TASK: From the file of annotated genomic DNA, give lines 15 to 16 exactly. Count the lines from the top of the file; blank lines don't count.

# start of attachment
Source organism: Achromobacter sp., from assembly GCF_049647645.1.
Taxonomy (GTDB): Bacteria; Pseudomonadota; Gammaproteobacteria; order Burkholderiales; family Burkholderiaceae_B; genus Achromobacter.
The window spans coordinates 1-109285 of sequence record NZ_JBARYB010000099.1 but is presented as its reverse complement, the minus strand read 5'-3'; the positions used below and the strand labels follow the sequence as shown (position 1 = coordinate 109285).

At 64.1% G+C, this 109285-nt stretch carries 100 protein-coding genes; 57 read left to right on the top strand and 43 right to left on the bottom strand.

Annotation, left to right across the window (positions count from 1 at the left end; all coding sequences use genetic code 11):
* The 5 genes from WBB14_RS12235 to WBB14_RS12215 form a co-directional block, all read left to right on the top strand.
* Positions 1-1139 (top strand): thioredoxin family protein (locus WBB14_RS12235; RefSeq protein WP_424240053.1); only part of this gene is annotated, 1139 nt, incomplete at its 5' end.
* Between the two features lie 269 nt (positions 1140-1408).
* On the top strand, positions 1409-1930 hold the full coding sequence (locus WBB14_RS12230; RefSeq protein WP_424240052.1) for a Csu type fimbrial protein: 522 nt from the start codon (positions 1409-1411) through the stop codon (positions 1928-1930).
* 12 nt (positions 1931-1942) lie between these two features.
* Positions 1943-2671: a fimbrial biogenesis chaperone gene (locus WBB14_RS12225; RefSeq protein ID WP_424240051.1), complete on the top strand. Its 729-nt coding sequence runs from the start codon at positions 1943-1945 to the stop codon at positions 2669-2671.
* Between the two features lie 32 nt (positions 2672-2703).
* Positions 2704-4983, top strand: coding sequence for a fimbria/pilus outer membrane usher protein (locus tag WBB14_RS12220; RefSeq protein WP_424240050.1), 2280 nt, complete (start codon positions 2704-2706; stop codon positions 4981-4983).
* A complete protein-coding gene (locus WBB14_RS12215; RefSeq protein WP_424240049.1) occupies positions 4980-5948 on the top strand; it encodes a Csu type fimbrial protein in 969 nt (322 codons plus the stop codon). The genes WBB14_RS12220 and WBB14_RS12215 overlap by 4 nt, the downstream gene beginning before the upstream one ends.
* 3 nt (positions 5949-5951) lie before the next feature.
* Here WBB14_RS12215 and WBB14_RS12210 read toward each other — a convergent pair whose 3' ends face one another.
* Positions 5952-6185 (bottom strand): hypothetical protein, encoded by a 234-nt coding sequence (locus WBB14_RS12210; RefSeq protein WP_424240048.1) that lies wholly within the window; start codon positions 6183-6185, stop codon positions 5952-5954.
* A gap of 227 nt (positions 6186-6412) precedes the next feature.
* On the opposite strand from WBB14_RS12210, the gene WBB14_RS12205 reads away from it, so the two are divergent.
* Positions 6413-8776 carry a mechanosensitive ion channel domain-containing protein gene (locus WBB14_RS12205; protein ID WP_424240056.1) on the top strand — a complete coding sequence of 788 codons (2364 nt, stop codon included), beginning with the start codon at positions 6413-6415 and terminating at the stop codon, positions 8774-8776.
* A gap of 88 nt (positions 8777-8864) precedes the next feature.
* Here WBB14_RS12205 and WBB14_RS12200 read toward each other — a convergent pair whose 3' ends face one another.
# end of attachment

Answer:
* 3 nt (positions 5949-5951) lie before the next feature.
* Here WBB14_RS12215 and WBB14_RS12210 read toward each other — a convergent pair whose 3' ends face one another.